A man hurled anti-Semitic abuse as Jews made their way to synagogue for morning prayer and threatened “we will wipe you out”.
Glenn Okafor, 32, confronted members of the Jewish community marking Shabbat day in Stamford Hll at around 9.15am on March 4, a trial at Stratford Magistrates’ Court was told.
Okafor, of Thornlaw Road, West Norwood, south London, was found guilty of two counts of racially or religiously aggravated harassment and two counts of using threatening or abusive behaviour to cause alarm or distress.
Prosecutor Ghulam Humayun said the defendant, who was walking through an area home to several synagogues, shouted “f*** you Jewish people” and told the group “you lot should go back to your own country”.
He also told worshippers: “We will sort you out. I have friends. I’ll be back tomorrow. We will wipe you out.”
Hershel Stroh, who was on his way to synagogue, said he saw a black man surrounded by around 20 people who was “shouting, screaming” and making comments including “f*** the Jewish people”.
He followed the defendant and another man up Stamford Hill, along with other members of the community and security guards, while police were called.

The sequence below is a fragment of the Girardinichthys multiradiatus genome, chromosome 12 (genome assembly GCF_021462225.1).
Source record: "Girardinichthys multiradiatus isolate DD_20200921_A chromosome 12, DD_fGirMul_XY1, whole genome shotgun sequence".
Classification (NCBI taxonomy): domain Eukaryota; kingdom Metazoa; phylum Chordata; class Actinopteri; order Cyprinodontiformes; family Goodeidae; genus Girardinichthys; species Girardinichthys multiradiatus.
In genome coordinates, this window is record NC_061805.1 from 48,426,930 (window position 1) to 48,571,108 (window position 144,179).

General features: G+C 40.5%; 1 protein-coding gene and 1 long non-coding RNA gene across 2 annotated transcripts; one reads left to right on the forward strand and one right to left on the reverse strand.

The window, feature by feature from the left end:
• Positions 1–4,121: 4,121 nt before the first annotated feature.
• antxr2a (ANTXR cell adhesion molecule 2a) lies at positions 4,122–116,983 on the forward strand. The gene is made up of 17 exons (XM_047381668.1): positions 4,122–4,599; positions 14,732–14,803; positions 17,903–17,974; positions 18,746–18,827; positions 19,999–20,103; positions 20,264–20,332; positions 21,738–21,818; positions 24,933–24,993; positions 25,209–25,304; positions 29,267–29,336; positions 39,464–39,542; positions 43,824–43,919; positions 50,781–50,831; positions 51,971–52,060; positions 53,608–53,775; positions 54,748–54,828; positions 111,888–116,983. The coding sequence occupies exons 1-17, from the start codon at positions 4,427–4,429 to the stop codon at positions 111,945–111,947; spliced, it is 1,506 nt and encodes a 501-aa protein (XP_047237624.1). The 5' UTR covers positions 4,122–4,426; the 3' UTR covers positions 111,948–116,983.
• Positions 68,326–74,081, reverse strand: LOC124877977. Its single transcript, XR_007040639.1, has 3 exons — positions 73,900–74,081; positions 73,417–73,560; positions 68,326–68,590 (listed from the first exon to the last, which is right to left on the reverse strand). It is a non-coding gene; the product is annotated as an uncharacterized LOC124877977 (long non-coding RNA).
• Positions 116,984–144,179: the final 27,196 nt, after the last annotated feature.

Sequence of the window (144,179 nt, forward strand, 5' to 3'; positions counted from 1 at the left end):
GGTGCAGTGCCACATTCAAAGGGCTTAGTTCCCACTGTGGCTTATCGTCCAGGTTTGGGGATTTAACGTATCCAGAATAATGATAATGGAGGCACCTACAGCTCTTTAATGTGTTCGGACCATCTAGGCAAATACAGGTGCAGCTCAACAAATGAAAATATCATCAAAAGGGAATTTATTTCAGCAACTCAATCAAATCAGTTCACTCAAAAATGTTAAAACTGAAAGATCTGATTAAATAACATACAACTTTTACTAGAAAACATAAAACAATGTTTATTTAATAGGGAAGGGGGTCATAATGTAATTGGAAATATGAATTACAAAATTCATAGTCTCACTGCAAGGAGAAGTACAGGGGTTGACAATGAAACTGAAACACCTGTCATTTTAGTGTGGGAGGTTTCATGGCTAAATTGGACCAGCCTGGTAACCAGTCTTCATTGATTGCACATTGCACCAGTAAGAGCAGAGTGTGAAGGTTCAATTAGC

Mr Stroh, who works in property management, said: “He just wanted to cause terror and scare people and he was ready to attack people. If it was not for us and the security he would have attacked someone.”
He added: “I was very, very scared for myself and the whole community.”
Alexander Gluck, who was also walking to synagogue, said he heard the commotion and was approached by Okafor, who made “some really aggressive” comments.
He said the defendant told him “we are the real Jews” and threatened “I’ll wipe you out”.
John Corcoran, for the defence, said Okafor had been engaging members of the community in a “theological debate” and had not made racist comments.
Giving evidence, Okafor told the court: “I approached a Jewish man or a man of the Jewish community just to ask them a few questions about the origin of Judaism as it’s something I have been looking into.”
He said two other Jewish people interrupted, angry at the conversation taking place, causing the interaction to become “heated”.
But chair of the bench Danni Tate said the confrontation was not a “chance encounter”.
Finding Okafor guilty of all four counts, she said: “We find the comments were racially aggravated and specifically targeted members of the Jewish community.”
Rabbi Herschel Gluck, president of Stamford Hill Shomrim, said: “Those who commit anti-semitic abuse should be aware that we live in a civilised society where this type of behavior will not be tolerated and those that commit hate crimes will be brought to justice and sentenced accordingly for their crimes.
“We hope that this case sends out a clear message that will help deter further acts of this kind.”
Okafor was released on unconditional bail and will be sentenced on Friday at Thames Magistrates’ Court.
— Shomrim (Stamford Hill) (@Shomrim) September 26, 2017